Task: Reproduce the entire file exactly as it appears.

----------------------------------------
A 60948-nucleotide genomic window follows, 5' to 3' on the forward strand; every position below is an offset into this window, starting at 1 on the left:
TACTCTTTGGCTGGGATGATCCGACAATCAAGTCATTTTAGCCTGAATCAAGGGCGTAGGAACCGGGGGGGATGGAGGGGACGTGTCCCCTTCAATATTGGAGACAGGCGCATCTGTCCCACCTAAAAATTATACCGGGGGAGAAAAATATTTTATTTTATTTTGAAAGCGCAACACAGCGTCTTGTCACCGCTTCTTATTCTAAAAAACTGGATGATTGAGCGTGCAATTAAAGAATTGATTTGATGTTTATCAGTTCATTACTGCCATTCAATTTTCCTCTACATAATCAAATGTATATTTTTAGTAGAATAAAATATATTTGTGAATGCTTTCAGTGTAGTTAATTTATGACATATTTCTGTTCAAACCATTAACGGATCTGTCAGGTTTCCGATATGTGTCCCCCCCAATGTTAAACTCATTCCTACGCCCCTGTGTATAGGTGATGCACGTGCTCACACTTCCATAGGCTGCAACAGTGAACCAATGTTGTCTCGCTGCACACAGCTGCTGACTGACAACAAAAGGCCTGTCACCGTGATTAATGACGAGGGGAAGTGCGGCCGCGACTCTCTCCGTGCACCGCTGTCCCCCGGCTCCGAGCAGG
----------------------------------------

A 60948-nucleotide genomic window follows, 5' to 3' on the forward strand; every position below is an offset into this window, starting at 1 on the left:
TACTCTTTGGCTGGGATGATCCGACAATCAAGTCATTTTAGCCTGAATCAAGGGCGTAGGAACCGGGGGGGATGGAGGGGACGTGTCCCCTTCAATATTGGAGACAGGCGCATCTGTCCCACCTAAAAATTATACCGGGGGAGAAAAATATTTTATTTTATTTTGAAAGCGCAACACAGCGTCTTGTCACCGCTTCTTATTCTAAAAAACTGGATGATTGAGCGTGCAATTAAAGAATTGATTTGATGTTTATCAGTTCATTACTGCCATTCAATTTTCCTCTACATAATCAAATGTATATTTTTAGTAGAATAAAATATATTTGTGAATGCTTTCAGTGTAGTTAATTTATGACATATTTCTGTTCAAACCATTAACGGATCTGTCAGGTTTCCGATATGTGTCCCCCCCAATGTTAAACTCATTCCTACGCCCCTGTGTATAGGTGATGCACGTGCTCACACTTCCATAGGCTGCAACAGTGAACCAATGTTGTCTCGCTGCACACAGCTGCTGACTGACAACAAAAGGCCTGTCACCGTGATTAATGACGAGGGGAAGTGCGGCCGCGACTCTCTCCGTGCACCGCTGTCCCCCGGCTCCGAGCAGG